Exh 21: Share of Digital Travel Bookings by Device Type
The 800 Pound Gorillas
Travel inquiries are one of the biggest and fastest growing searches on Google, jumping 50% in 2015 for searches from mobile devices (Exhibit 21). In that context, Destinations on Google, launched in early March, could be a significant new competitor for both OTAs and GDSs. Entering the word “destination” after a place name in a search query now returns a special page with an array of travel planning tools, including easily parsed flight and hotel pricing information, and trip budgeting capabilities. While OTAs and GDSs are free to buy advertising on the service and contribute their listings, the primary links are a powerful route for airlines and hoteliers to induce travelers to book their flights and accommodations directly. The initial launch was quiet, but broader promotion of the capability is likely forthcoming.
We also suspect that Apple could also begin offering tools for iPhone users to book travel directly with the service providers. The Passport App already manages electronic tickets and hotel room keys, while Apple Pay is pushing to encapsulate loyalty program cards. Integrating these capabilities into a travel planning app that allows its loyal user base to shop for flights and rooms, pay for them and manage airline/hotel loyalty programs with Apple Pay, and, then, organize the travel documents and manage the itinerary with Passport, seems an obvious next step, particularly given Google’s move.
Amazon already made a play for the OTA market, launching Amazon Destinations as a trial with travel listings in the Pacific Northwest and Southern California in April of last year before abruptly shuttering it six months later. Amazon has given no explanation for its short lived trial. While it may be that Bezos and company have simply moved on to other opportunities, the $1T addressable market and the high margins of the OTAs must be very tempting, particularly given the advantages of Amazon’s customer reach and loyalty. We suspect that Amazon was not happy with the particular implementation of its Destinations product, but would not be surprised to see it re-enter with a revamped and perhaps, even more comprehensive offering. It followed a similar pattern in the B2B wholesale space, where it began with an acquisition and a limited trial, followed by the launch of the Amazon Supply service, which was closed and subsequently relaunched as Amazon for Business.
All of these platform plays would allow airlines and hoteliers to reach around the GDSs and OTAs to reach customers directly, and while this access wouldn’t be free, we believe that at least Google and Amazon would offer significant discounts vs. the status quo to drive the business forward.
Exh 22: Indexed Travel Tech Stock Performance, YTD
It’s the Economy, Stupid
The combination of a slowing Chinese economy, unstable energy markets and a brewing European political crisis have had equity markets on tenterhooks. An end of summer tumble was followed by a more substantial January sell off, which was particularly unkind to high growth, high multiple tech stocks. Curiously, the OTAs and GDSs have held up, with Priceline, Sabre and Travelport trading flat or slightly up since August and YTD, Expedia down about 12% this year, with TripAdvisor the one serious underperformer, down almost 25% in 2016 (Exhibit 22).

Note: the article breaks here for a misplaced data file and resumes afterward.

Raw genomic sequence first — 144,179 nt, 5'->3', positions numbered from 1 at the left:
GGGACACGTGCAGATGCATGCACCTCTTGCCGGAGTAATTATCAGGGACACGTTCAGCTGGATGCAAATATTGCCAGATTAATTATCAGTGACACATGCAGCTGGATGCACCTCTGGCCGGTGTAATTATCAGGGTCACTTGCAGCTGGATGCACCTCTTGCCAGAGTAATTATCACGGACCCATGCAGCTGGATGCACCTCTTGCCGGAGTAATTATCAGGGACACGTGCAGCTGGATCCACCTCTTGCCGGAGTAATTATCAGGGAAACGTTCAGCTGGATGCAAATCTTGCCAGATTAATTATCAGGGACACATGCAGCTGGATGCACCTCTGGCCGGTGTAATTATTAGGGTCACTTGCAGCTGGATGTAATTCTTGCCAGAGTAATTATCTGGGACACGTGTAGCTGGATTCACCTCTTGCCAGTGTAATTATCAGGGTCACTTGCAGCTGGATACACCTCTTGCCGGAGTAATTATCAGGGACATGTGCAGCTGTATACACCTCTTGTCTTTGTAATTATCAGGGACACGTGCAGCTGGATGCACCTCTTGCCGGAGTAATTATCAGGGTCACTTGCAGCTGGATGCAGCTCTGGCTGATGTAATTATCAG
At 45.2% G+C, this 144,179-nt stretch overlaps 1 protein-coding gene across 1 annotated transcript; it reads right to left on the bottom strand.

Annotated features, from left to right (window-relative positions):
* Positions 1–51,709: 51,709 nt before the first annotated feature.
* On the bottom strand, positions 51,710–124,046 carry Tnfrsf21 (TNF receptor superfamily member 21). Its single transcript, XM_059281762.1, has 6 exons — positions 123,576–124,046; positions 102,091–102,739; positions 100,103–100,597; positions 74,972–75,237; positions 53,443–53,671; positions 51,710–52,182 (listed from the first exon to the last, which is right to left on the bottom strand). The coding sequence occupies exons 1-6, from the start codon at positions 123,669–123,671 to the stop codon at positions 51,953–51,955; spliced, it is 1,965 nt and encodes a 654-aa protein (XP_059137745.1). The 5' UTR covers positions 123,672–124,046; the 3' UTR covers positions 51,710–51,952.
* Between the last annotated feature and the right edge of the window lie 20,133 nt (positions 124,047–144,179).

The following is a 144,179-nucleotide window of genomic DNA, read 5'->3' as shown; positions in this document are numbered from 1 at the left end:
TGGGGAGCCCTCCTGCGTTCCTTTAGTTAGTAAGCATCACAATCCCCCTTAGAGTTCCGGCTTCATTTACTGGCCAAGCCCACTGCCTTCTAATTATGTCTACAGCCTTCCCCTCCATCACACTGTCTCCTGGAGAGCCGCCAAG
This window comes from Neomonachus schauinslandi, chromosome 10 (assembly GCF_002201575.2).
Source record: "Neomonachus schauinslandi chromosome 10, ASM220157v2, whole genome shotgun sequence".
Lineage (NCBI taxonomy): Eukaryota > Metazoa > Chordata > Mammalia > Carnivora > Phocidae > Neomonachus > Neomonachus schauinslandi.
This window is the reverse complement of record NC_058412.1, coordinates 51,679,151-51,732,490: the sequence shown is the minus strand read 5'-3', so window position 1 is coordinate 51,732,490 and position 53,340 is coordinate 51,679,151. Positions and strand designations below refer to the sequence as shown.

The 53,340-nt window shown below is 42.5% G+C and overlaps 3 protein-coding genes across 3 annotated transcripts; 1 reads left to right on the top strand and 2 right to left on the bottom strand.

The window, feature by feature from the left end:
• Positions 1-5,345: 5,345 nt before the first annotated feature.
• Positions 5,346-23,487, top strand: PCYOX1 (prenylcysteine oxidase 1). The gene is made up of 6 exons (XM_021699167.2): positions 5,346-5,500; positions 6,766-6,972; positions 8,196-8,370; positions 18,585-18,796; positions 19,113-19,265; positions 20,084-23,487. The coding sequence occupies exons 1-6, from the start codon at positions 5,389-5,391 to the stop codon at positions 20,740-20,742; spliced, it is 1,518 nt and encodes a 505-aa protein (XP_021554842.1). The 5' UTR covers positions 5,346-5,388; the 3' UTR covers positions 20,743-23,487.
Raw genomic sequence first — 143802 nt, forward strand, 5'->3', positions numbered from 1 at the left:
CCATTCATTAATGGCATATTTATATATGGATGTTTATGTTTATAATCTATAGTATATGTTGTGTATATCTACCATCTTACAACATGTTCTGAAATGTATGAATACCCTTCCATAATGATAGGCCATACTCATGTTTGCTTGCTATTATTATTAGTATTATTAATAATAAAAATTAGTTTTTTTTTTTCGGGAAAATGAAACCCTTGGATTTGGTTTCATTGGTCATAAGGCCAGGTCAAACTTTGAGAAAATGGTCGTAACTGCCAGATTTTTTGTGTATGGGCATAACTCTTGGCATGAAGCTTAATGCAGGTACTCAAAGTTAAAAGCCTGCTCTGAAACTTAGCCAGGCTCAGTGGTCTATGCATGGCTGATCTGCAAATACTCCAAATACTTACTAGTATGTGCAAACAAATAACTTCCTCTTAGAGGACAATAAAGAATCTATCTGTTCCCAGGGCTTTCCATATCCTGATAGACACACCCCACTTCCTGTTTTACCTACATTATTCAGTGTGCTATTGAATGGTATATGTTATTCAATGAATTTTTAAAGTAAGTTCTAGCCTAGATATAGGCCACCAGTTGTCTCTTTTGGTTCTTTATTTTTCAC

Exh 23: US Travel Spending, 2004-2014
Historically, travel spending has suffered disproportionately during recessions. US travel related spending was off 8% in 2001 and over 10% in 2009 (Exhibit 23). The emergence of terror threats in Europe may also have a damping effect on travel in the upcoming summer season. Meanwhile, consensus projects Priceline, Expedia, Sabre and TravelPort to accelerate their sales growth in 2016. All of this points to travel tech stocks, with the possible exception of TripAdvisor, having significant risks that are not yet embedded in share prices.
The Final Itinerary
While the Global Distribution Systems have built impressive competitive moats with their infrastructure investments, dominance of the corporate travel channel, and most favored nations clauses, we believe that the deterioration of their oligopoly power in the distribution of airline tickets is inevitable. High commission fees and falling competitive barriers have spurred alternatives – direct sales from the recently consolidated airlines, cloud-based startups, and platform-based tools – that we believe will capture a significant share of the airline ticket sales currently flowing through Sabre, Amadeus, and TravelPort. Moreover, the effect of an economic recession would likely be disproportionately harsh on travel bookings, and thus, on the GDSs.
The same structural risks hold for Online Travel Agents, who have built a similarly impressive oligopoly position in hotel bookings. Here the threats from hotelier consolidation, startups, and convenient platform integrated tools are joined by the specter of AirBnB, which has already siphoned off a meaningful share of hospitality industry growth and threatens to drastically squeeze OTA addressable sales in the future. We believe that growth and profitability estimates for Priceline and Expedia do not adequately address these risks, or the vulnerability of their businesses to a potential economic downturn (Exhibits 24-26) .
TripAdvisor – with large regular user base and user-generated reviews, advertising driven revenue model, and Instant Bookings opportunity – is likely to prove much more robust to the structural changes that threaten the GDSs and OTAs. Moreover, its business model is an interesting fit for the platform players – notably Google and Amazon – who have shown interest in the travel market. In this context, we see consensus expectations of decelerating sales with modestly improving margins as more achievable, although its 32x forward P/E multiple is far richer than its OTA cousins.
Exh 24: Priceline Key Financials and Estimates
Exh 25: Expedia Key Financials and Estimates
Exh 26: TripAdvisor Key Financials and Estimates